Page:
The way forward – as many solar service providers are now discovering- is to offer solar panels, batteries and accessories to consumers through a procurement model that mimics a fueled generator’s initial procurement and expenditure pattern. That is, a relatively small initial capital outlay followed by recurrent monthly expenditures that ultimately lead to full ownership or a long term lease relationship. While outright purchase of solar power equipment is possible for only a small category of consumers (the high income earners), the “Lease to Own” model seems to be the choice option for majority of consumers. As an example: Wavelengths Power System’s offer “an outright package of a 1.4kVA solar system aimed at  the average customer in Nigeria, which is priced at 861.473.00 Naira (USD 2,733) excluding VAT. This fee consists of 5 units of Multipower 24volts 250w polycrystalline module, 2 (Deep Cycle 12Vollts 200Ah) Vented Lead Acid Battery and other accessories.

While this offering will invariably receive some patronage, it is hardly appealing for an average Nigerian whose entire annual earning may not support such a budget. Therefore, for solar to stay competitive, it must appeal to the majority of low income power consumers; which in turn requires a reworking of the commercial offering and pricing packages. For smaller businesses that do not necessarily require capacities up to 1.4KVA, lower capacities that halve the price could still be considered too expensive for outright procurement. That becomes even less appealing if you compare it with the initial cost structure (procurement and use) for similarly-rated generators.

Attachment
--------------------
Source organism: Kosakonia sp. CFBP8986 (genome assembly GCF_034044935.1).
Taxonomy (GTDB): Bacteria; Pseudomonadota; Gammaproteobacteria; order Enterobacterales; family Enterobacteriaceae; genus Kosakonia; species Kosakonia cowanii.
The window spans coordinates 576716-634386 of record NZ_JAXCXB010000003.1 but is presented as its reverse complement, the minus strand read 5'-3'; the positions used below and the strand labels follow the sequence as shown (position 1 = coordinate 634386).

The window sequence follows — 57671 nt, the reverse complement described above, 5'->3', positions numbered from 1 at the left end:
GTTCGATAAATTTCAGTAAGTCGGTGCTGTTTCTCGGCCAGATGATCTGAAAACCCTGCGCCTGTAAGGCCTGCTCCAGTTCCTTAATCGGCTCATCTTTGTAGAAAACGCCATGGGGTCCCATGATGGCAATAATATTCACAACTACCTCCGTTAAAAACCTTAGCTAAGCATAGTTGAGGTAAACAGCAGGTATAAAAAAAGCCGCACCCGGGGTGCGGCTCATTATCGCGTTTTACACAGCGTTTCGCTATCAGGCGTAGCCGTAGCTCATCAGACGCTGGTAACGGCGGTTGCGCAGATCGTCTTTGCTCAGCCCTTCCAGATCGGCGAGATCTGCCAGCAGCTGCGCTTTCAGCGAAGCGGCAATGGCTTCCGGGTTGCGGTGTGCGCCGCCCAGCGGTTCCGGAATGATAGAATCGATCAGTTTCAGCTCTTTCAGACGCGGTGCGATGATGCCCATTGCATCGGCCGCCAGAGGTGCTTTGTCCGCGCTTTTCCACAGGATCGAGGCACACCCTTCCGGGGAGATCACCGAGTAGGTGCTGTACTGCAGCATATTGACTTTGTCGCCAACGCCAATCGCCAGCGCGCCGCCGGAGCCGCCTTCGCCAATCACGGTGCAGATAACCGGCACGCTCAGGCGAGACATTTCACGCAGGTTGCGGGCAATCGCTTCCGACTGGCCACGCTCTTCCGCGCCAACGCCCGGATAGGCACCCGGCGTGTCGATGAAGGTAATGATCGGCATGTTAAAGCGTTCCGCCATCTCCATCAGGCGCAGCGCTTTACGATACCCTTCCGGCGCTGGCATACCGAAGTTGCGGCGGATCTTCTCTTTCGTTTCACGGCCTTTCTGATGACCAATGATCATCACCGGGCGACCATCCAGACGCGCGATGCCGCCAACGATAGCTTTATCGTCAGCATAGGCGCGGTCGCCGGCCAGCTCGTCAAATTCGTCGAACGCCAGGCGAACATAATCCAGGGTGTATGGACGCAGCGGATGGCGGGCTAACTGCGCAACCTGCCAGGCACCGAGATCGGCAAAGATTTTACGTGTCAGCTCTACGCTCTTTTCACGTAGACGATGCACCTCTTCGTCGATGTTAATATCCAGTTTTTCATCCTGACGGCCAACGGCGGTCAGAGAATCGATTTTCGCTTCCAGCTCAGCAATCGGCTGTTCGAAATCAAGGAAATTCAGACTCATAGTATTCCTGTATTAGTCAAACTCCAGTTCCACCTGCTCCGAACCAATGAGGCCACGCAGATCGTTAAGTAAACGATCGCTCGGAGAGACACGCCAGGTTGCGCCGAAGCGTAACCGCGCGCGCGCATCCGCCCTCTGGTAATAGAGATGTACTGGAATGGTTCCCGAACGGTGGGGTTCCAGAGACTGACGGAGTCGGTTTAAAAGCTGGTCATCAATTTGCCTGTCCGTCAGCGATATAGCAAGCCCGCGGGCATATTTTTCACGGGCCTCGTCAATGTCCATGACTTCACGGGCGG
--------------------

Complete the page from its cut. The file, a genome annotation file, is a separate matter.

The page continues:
According to a recent off grid solar study by Arinze Ndukaogu of NASENI solar plant in Nigeria,, the predominant kind of fuel generator (the smallest capacity in the Nigerian market) is presently priced at about N35.000 and will require a daily expenditure of either 6 liters of petrol/day for business use at N145/Liter (N870 per day) or 3 liters per day for households users at N145/liter (N430 per day). This reinforces the point that, in spite of solar power’s near-zero recurrent costs going forward, the system is still less appealing to most small businesses and households due to its payment structure. Here lies the major hurdle for service providers in Nigeria.

An innovative strategy for financing is therefore needed to overcome some degree of consumer resistance. Such strategies and models are already in place within the market in the form of Pay-As-You-Go (PAYG) solar solutions. PAYG adopters simplify solar power financing by enabling consumers to deposit a relatively small amount of the total value of a system and subsequently work towards eventual acquisition through periodic deposits that mimic and often trumps the attractive generator-fueling expenditure. PAYG is therefore helping several solar companies in Nigeria gain competitive advantage and also compare – directly – better with the strong generator-use culture. With solar inherently but latently more competitive than generators, it’s imperative that models such as PAYG should be promoted to inspire the desired monumental movement towards solar. Therefore, the ease of operation and the long term financial/environmental benefits  evident in solar may be tough to communicate to consumers until the initial bias on solar procurement and expenditure pattern is properly addressed through better purchasing mechanisms such as PAYG.